Jeremy Umansky wants to be clear. His new restaurant in an 1800s-era firehouse in Hingetown isn’t a deli — it’s an Eastern European-style delicatessen. “In America, the deli has morphed into something reflective of diner culture, where the focus is convenience and the food is pre-packaged,” says the co-owner of Larder Delicatessen and Bakery. “The delicatessen reflects its neighborhood, and all the products are made in-house.” In Hingetown, that means using sophisticated techniques — such as seasonal foraging, smoking, and fermentation ingredients such as Koji, a fermentation mold used in Japanese soy sauce and miso. “People think of Eastern Europe as this peasant wasteland,” says Umansky. “We’re bringing a refinement to this kind of food that you hardly ever find.” Fill up your first tray with these three dishes that make Umansky’s Old World approach shine.
Three ingredients have never tasted so complex. Red cabbage sauerkraut and a mustard blend of chunky whole grain, smooth stadium-style brown and Bottlehouse Brewery-infused vinegar coat both slices of rye bread. The one-two punch accentuates hand-cut pastrami seasoned with Rising Star Coffee and dark cocoa powder in addition to the typical coriander and black pepper. “Pastrami is always smoky,” Umansky says, “but this gives it an earthy taste, too.”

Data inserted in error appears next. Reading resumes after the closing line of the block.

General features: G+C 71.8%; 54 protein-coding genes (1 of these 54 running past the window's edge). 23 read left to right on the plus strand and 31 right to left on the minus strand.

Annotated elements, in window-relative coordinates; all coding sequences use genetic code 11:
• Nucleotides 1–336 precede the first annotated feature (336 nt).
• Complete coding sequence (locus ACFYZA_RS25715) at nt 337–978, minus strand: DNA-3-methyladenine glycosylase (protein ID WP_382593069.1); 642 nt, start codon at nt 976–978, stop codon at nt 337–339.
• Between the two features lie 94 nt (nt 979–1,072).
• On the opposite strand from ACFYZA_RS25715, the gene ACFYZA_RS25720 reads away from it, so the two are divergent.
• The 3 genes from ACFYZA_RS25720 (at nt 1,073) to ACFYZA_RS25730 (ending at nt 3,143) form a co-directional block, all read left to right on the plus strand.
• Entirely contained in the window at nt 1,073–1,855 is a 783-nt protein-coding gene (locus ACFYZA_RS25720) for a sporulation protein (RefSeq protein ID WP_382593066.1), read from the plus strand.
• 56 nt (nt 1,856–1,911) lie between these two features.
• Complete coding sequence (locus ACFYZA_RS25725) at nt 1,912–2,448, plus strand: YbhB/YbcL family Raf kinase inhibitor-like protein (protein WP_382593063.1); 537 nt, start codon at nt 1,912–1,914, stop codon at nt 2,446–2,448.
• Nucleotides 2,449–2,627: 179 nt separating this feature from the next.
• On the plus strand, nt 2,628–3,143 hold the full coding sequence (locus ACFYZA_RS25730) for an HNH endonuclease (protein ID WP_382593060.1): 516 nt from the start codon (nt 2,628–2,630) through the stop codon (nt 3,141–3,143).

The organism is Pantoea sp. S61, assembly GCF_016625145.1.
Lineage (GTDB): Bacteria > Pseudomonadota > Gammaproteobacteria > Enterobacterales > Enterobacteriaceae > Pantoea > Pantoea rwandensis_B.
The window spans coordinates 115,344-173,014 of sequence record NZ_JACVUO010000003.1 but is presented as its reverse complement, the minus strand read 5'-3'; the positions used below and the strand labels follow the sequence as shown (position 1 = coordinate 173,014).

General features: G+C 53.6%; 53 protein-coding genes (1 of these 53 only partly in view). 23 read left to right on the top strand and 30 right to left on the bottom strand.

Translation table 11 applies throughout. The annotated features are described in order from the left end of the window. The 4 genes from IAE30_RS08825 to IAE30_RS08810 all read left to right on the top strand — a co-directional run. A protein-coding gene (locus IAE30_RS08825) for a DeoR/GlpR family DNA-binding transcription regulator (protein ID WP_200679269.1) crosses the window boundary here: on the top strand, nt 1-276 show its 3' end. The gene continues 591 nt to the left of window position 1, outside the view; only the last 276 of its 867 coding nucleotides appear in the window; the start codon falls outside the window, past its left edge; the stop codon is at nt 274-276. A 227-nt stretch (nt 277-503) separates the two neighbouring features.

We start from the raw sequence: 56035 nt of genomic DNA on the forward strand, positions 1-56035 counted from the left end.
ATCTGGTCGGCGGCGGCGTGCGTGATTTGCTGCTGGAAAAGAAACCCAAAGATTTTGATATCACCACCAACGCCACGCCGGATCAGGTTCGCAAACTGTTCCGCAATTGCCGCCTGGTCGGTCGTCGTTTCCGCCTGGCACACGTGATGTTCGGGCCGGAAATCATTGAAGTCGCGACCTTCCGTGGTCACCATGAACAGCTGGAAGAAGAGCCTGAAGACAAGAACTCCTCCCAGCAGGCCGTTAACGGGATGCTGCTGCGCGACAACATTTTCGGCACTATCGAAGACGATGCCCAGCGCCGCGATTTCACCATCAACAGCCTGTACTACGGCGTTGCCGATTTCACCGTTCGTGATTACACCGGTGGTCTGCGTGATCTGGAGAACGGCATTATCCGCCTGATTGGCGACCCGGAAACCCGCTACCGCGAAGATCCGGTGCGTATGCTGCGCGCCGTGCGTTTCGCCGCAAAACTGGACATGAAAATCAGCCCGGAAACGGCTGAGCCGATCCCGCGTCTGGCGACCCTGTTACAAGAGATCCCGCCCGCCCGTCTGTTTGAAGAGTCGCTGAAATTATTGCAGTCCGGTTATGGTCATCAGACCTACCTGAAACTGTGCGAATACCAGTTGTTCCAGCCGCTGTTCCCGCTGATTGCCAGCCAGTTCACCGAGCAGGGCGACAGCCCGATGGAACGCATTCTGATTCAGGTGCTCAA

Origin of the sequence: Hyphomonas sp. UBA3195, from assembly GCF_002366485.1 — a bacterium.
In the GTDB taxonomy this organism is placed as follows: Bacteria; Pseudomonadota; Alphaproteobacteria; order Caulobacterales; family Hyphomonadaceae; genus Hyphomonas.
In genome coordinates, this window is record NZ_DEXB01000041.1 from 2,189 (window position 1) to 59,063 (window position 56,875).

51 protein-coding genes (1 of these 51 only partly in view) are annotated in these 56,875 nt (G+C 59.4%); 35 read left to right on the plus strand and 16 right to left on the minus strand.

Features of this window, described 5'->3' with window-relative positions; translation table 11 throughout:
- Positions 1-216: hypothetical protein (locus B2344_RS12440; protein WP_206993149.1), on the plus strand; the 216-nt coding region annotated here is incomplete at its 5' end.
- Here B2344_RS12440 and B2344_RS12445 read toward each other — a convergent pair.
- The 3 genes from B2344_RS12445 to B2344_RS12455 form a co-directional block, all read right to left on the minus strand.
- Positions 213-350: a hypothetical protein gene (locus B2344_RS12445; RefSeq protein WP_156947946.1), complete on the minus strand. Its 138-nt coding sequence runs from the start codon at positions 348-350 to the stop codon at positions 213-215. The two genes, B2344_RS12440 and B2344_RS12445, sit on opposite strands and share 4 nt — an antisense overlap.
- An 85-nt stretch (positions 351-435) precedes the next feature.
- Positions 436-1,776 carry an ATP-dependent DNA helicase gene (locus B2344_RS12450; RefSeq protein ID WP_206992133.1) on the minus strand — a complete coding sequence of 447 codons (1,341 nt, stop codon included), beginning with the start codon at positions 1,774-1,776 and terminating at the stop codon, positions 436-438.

Matzoh Ball Soup ($5)
With purple broth and green dill garnish, Larder’s take on typically bland-looking matzo ball soup is an Insta-foodie’s dream. In-house matzo balls sit in the chicken and veggie-scrap broth — part of the restaurant’s dedication to waste reduction. “It’s the same recipe my grandma used for years,” he says. “But we cut back on the water and add some Koji and baking soda because we like a floater versus a sinker.”
Bread Pudding ($4)
Umansky calls co-owner Allie La Valle-Umansky a “world-class baker” — and not just because she’s his wife. The full-loaf, chocolate-swirl babka ($9) showcases her talent. But 24 hours later, when she turns the leftovers into spongy bread pudding, it dazzles. “She knows the virtue of custard,” Umansky says. “It’s like bread soaked in creme brulee."